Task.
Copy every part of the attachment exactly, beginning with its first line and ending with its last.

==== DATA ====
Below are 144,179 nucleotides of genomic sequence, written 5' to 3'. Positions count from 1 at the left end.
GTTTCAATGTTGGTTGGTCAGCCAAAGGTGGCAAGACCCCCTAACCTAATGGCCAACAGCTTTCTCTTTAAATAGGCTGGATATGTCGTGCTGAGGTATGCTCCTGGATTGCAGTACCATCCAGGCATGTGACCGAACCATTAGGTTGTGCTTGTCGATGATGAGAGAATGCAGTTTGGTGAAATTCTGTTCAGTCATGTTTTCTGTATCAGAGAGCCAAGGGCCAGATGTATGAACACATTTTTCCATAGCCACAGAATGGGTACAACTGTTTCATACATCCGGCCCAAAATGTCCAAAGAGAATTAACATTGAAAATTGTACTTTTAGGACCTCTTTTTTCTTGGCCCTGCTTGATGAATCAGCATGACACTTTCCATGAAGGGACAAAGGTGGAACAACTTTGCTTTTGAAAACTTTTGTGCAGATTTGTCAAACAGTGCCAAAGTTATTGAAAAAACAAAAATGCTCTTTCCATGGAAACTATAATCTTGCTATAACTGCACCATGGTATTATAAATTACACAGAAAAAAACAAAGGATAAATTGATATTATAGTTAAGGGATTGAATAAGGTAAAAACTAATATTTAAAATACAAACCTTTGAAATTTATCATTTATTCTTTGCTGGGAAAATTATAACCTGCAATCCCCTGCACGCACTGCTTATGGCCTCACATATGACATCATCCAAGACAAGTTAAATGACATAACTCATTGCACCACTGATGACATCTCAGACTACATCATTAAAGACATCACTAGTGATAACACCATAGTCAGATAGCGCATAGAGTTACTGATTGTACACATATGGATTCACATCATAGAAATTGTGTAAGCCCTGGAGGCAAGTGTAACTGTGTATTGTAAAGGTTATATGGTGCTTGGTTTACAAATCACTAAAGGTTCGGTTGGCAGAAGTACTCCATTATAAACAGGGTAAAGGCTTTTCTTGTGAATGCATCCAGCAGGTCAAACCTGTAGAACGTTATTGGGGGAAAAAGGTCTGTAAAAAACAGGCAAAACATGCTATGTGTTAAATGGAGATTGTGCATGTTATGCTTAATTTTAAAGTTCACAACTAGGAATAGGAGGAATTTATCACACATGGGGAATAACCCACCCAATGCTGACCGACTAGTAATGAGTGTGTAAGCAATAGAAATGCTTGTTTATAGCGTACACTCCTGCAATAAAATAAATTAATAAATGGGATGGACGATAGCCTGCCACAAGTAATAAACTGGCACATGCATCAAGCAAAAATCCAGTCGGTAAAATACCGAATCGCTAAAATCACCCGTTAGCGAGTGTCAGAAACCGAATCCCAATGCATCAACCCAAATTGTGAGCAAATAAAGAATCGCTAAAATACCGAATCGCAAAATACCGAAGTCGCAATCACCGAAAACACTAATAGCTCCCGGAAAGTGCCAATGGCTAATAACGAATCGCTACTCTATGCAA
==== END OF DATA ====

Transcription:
Below are 144,179 nucleotides of genomic sequence, written 5' to 3'. Positions count from 1 at the left end.
GTTTCAATGTTGGTTGGTCAGCCAAAGGTGGCAAGACCCCCTAACCTAATGGCCAACAGCTTTCTCTTTAAATAGGCTGGATATGTCGTGCTGAGGTATGCTCCTGGATTGCAGTACCATCCAGGCATGTGACCGAACCATTAGGTTGTGCTTGTCGATGATGAGAGAATGCAGTTTGGTGAAATTCTGTTCAGTCATGTTTTCTGTATCAGAGAGCCAAGGGCCAGATGTATGAACACATTTTTCCATAGCCACAGAATGGGTACAACTGTTTCATACATCCGGCCCAAAATGTCCAAAGAGAATTAACATTGAAAATTGTACTTTTAGGACCTCTTTTTTCTTGGCCCTGCTTGATGAATCAGCATGACACTTTCCATGAAGGGACAAAGGTGGAACAACTTTGCTTTTGAAAACTTTTGTGCAGATTTGTCAAACAGTGCCAAAGTTATTGAAAAAACAAAAATGCTCTTTCCATGGAAACTATAATCTTGCTATAACTGCACCATGGTATTATAAATTACACAGAAAAAAACAAAGGATAAATTGATATTATAGTTAAGGGATTGAATAAGGTAAAAACTAATATTTAAAATACAAACCTTTGAAATTTATCATTTATTCTTTGCTGGGAAAATTATAACCTGCAATCCCCTGCACGCACTGCTTATGGCCTCACATATGACATCATCCAAGACAAGTTAAATGACATAACTCATTGCACCACTGATGACATCTCAGACTACATCATTAAAGACATCACTAGTGATAACACCATAGTCAGATAGCGCATAGAGTTACTGATTGTACACATATGGATTCACATCATAGAAATTGTGTAAGCCCTGGAGGCAAGTGTAACTGTGTATTGTAAAGGTTATATGGTGCTTGGTTTACAAATCACTAAAGGTTCGGTTGGCAGAAGTACTCCATTATAAACAGGGTAAAGGCTTTTCTTGTGAATGCATCCAGCAGGTCAAACCTGTAGAACGTTATTGGGGGAAAAAGGTCTGTAAAAAACAGGCAAAACATGCTATGTGTTAAATGGAGATTGTGCATGTTATGCTTAATTTTAAAGTTCACAACTAGGAATAGGAGGAATTTATCACACATGGGGAATAACCCACCCAATGCTGACCGACTAGTAATGAGTGTGTAAGCAATAGAAATGCTTGTTTATAGCGTACACTCCTGCAATAAAATAAATTAATAAATGGGATGGACGATAGCCTGCCACAAGTAATAAACTGGCACATGCATCAAGCAAAAATCCAGTCGGTAAAATACCGAATCGCTAAAATCACCCGTTAGCGAGTGTCAGAAACCGAATCCCAATGCATCAACCCAAATTGTGAGCAAATAAAGAATCGCTAAAATACCGAATCGCAAAATACCGAAGTCGCAATCACCGAAAACACTAATAGCTCCCGGAAAGTGCCAATGGCTAATAACGAATCGCTACTCTATGCAA